Blog of The Law Offices of Daniel Timins

Angry Brothers Agree to Settle (Mom’s Estate)

You never know how close you are to your family until you have to share an inheritance with them. I am wrapping-up a case where my client’s mother died, leaving a Will that equally-distributed her real estate between her two somewhat-acrimonious sons. Usually this apartment would be sold, proceeds disbursed, and everyone would go their separate way. However, my client’s brother insisted that he could make them more money if he improved the real estate. His brother (my client) was not so hip on this idea – none of them had any real estate investing experience – but through sheer force, perseverance and presumption his brother had his own son move in (which he did – with a few kewl

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Should You Treat Your Kids Evenly in Your Estate Plan?

I believe you do not need to treat children equally in your estate plan, even if they are equally responsible, equally financially-empowered, and on good terms with you and one-another. Some parents follow differing distributive patterns under Sharia Law or other cultural edicts, others leave disparate amounts to children if one has several children of their own and the other child does not. In the end, the decision of how to bequeath one’s money is the client’s decision. I had one couple who decided to almost completely disinherit their daughter. She was an active opioid addict for several years, and they felt leaving her substantial money (even if utilizing a trust with a substance abuse provision that would limit her

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A Funeral Fit for a Queen / King: Aretha Franklin v. John McCain

At the risk of sounding disrespectful (as opposed to actually being disrespectful, which I can also be at times), please allow me to be honest: We have all been to festive and frightening weddings, jovial and pathetic birthdays, and good and bad funerals. But instead of me brooding over how I never received a meal at my sister’s wedding eight years ago, let’s focus on what really matters: The people who spoke up, and what they said. John McCain’s funeral hosted a well-groomed, thoroughly vetted procession of speakers, guests and attendees. His eulogy by his daughter was heartfelt and appropriate for an American hero. He was even clear about who should and should not attend his funeral (while President Trump’s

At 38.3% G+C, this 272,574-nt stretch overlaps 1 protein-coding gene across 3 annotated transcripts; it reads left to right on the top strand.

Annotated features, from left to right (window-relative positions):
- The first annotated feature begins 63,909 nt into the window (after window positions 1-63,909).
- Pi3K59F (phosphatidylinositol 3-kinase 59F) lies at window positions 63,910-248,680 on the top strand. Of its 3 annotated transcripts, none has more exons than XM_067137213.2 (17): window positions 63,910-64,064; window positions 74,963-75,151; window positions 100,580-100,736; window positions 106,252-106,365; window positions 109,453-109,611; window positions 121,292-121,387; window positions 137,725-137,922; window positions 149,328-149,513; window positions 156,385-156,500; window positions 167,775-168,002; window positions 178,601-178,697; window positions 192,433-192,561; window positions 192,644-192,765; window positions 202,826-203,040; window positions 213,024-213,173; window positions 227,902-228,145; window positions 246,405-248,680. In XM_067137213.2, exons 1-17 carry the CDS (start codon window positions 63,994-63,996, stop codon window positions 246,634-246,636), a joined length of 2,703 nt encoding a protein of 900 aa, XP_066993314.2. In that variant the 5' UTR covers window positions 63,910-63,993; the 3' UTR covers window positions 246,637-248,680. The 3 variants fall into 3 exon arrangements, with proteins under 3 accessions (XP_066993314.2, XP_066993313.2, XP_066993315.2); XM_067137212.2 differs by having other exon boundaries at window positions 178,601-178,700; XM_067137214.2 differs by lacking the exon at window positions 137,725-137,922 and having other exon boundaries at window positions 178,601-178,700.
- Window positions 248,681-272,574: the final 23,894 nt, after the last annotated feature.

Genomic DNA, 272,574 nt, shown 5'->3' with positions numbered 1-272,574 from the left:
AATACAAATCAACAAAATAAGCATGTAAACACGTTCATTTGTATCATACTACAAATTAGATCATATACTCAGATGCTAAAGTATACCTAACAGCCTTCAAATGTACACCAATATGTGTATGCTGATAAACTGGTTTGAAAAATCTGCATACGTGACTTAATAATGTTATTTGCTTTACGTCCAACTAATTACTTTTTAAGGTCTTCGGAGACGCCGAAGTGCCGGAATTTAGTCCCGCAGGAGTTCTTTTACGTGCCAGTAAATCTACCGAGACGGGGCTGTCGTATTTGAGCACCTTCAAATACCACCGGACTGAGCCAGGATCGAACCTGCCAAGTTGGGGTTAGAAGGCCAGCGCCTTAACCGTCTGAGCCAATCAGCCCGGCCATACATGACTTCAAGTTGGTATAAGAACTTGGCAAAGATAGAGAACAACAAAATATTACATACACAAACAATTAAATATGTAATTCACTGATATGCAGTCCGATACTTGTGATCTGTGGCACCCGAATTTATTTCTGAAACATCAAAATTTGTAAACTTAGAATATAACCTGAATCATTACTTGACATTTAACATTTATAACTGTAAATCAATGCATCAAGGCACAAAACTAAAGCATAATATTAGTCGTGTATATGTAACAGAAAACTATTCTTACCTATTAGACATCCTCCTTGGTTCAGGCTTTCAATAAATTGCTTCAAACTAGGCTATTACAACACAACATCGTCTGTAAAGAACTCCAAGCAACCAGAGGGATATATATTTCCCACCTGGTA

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Don’t Be So Sure Aretha Franklin Didn’t Have an Estate Plan…

Sadly, last week the Queen of Soul passed away with almost no hints beforehand that her death was imminent. And then, in yet another sensational example of Rock Stars behaving badly, the media rushed to declare that Aretha Franklin died without a Will, how irresponsible this was, how much money she must have had, and how a bunch of attorneys will now make millions off her estate. To reiterate my past-stated believes: Today’s mainstream media (not to mention non-mainstream media) is at best a conveyor of a little fact with a lot of opinion, and at worse completely full of ****. But stories about irresponsible celebrities sell in newspapers, tabloids, TV, radio, even in professional journals. I don’t believe it,

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Facebook After Your Death: Enter the “Legacy Contact”

  My Grandpa Joe died in 2012 at the age of 90, but before he passed he was able to figure out how to set up a Facebook account – no small feat for a man born before the invention of refrigerators, Ford’s Model T and frozen food. So, you can imagine my surprise when my Facebook account suggested I might want to “Friend” my grandfather in 2014. While Friending a deceased individual seemed novel, I sensed that continuing our actual relationship was one of the few things beyond Facebook’s ability to monitor. But while the law has slowly figured out that an Executor or Administrator of your estate is legally permitted to access your personal email and social media